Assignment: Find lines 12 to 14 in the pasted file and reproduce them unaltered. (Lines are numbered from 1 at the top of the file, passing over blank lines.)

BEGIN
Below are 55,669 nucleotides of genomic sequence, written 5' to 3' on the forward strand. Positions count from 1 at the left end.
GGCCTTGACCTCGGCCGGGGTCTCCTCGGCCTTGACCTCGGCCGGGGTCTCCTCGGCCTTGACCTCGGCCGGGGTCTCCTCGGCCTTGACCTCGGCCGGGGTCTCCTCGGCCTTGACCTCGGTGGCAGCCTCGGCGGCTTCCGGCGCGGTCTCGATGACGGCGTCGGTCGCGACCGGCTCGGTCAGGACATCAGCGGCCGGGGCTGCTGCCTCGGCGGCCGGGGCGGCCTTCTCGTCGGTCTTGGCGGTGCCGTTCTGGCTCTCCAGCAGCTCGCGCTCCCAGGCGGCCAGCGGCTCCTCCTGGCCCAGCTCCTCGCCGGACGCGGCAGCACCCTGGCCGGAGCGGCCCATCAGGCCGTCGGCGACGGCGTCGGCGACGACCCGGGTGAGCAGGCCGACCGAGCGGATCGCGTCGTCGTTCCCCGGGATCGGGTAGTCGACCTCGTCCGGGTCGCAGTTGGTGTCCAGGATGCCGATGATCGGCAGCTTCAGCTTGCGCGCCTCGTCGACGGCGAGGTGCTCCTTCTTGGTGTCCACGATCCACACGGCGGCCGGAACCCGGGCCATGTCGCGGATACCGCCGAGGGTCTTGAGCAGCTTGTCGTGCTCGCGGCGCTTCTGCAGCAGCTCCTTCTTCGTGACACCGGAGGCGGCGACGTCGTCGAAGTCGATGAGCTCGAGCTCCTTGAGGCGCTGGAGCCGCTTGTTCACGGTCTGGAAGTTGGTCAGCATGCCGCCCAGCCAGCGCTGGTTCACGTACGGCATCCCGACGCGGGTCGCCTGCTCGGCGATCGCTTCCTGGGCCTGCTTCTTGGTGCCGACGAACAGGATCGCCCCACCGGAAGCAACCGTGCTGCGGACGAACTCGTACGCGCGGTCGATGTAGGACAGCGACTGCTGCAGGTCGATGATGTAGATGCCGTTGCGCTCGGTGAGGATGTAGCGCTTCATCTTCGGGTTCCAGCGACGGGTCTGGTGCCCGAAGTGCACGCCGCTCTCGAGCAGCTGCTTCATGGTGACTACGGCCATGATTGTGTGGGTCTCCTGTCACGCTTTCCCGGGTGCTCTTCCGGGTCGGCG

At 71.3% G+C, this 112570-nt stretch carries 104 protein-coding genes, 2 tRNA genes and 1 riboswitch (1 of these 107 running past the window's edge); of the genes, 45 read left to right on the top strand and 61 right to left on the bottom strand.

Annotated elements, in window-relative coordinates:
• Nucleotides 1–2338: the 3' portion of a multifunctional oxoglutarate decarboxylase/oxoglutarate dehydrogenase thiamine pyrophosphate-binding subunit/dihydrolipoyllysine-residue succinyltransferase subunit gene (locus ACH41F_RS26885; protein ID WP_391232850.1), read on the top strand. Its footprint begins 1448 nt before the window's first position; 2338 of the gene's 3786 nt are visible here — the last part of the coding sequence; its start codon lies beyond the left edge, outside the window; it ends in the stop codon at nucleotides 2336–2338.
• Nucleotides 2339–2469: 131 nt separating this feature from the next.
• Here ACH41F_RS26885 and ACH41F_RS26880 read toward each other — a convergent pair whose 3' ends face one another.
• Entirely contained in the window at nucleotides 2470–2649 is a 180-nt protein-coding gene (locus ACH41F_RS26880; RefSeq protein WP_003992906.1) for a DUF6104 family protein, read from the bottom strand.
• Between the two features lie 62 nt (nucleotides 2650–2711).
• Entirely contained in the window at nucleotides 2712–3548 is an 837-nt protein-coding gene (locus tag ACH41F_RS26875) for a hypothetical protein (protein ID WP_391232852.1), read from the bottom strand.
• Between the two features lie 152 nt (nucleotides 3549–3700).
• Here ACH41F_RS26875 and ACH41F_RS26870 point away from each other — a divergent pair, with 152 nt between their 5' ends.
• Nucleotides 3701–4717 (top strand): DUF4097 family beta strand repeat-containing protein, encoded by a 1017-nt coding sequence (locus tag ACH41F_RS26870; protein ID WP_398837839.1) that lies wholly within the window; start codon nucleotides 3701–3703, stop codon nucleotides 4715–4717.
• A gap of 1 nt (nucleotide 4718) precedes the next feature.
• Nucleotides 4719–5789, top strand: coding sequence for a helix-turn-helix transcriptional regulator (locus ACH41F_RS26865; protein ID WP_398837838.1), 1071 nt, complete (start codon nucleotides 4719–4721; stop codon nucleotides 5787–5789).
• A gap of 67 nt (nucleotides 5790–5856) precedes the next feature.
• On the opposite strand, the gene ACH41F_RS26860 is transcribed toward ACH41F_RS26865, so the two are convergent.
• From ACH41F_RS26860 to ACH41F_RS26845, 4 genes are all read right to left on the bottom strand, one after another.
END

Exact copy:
• Here ACH41F_RS26875 and ACH41F_RS26870 point away from each other — a divergent pair, with 152 nt between their 5' ends.
• Nucleotides 3701–4717 (top strand): DUF4097 family beta strand repeat-containing protein, encoded by a 1017-nt coding sequence (locus tag ACH41F_RS26870; protein ID WP_398837839.1) that lies wholly within the window; start codon nucleotides 3701–3703, stop codon nucleotides 4715–4717.
• A gap of 1 nt (nucleotide 4718) precedes the next feature.